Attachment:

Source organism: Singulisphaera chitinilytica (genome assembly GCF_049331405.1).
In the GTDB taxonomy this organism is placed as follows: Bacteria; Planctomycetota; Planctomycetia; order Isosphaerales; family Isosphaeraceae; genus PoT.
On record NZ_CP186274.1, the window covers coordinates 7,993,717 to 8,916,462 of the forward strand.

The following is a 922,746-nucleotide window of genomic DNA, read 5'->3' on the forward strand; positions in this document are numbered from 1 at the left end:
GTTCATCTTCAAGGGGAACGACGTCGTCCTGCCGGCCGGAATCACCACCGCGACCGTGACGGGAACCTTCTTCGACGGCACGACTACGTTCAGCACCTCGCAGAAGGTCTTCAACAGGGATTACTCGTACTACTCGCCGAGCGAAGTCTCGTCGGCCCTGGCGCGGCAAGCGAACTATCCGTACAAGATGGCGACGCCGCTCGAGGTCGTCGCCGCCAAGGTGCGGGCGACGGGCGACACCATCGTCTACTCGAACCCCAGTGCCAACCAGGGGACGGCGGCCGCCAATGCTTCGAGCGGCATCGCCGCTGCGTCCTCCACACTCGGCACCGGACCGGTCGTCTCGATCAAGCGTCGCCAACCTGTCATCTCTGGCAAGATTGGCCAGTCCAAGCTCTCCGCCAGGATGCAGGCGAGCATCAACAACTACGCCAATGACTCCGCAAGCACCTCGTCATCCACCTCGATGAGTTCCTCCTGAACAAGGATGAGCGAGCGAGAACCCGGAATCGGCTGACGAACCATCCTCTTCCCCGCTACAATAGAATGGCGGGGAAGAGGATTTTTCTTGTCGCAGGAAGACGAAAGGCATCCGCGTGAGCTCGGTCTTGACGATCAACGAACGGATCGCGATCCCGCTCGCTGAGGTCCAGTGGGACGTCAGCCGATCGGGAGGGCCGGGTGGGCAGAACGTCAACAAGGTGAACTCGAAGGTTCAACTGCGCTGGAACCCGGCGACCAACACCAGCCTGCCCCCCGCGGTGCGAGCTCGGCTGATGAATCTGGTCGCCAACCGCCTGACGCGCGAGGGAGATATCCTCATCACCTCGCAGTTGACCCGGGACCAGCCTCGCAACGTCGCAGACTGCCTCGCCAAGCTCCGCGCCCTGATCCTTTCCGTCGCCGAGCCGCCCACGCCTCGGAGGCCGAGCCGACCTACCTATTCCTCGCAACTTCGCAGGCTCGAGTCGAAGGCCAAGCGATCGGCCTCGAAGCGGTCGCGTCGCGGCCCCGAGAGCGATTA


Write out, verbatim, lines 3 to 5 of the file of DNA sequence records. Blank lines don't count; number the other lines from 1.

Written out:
On record NZ_CP186274.1, the window covers coordinates 7,993,717 to 8,916,462 of the forward strand.

The following is a 922,746-nucleotide window of genomic DNA, read 5'->3' on the forward strand; positions in this document are numbered from 1 at the left end:
GTTCATCTTCAAGGGGAACGACGTCGTCCTGCCGGCCGGAATCACCACCGCGACCGTGACGGGAACCTTCTTCGACGGCACGACTACGTTCAGCACCTCGCAGAAGGTCTTCAACAGGGATTACTCGTACTACTCGCCGAGCGAAGTCTCGTCGGCCCTGGCGCGGCAAGCGAACTATCCGTACAAGATGGCGACGCCGCTCGAGGTCGTCGCCGCCAAGGTGCGGGCGACGGGCGACACCATCGTCTACTCGAACCCCAGTGCCAACCAGGGGACGGCGGCCGCCAATGCTTCGAGCGGCATCGCCGCTGCGTCCTCCACACTCGGCACCGGACCGGTCGTCTCGATCAAGCGTCGCCAACCTGTCATCTCTGGCAAGATTGGCCAGTCCAAGCTCTCCGCCAGGATGCAGGCGAGCATCAACAACTACGCCAATGACTCCGCAAGCACCTCGTCATCCACCTCGATGAGTTCCTCCTGAACAAGGATGAGCGAGCGAGAACCCGGAATCGGCTGACGAACCATCCTCTTCCCCGCTACAATAGAATGGCGGGGAAGAGGATTTTTCTTGTCGCAGGAAGACGAAAGGCATCCGCGTGAGCTCGGTCTTGACGATCAACGAACGGATCGCGATCCCGCTCGCTGAGGTCCAGTGGGACGTCAGCCGATCGGGAGGGCCGGGTGGGCAGAACGTCAACAAGGTGAACTCGAAGGTTCAACTGCGCTGGAACCCGGCGACCAACACCAGCCTGCCCCCCGCGGTGCGAGCTCGGCTGATGAATCTGGTCGCCAACCGCCTGACGCGCGAGGGAGATATCCTCATCACCTCGCAGTTGACCCGGGACCAGCCTCGCAACGTCGCAGACTGCCTCGCCAAGCTCCGCGCCCTGATCCTTTCCGTCGCCGAGCCGCCCACGCCTCGGAGGCCGAGCCGACCTACCTATTCCTCGCAACTTCGCAGGCTCGAGTCGAAGGCCAAGCGATCGGCCTCGAAGCGGTCGCGTCGCGGCCCCGAGAGCGATTA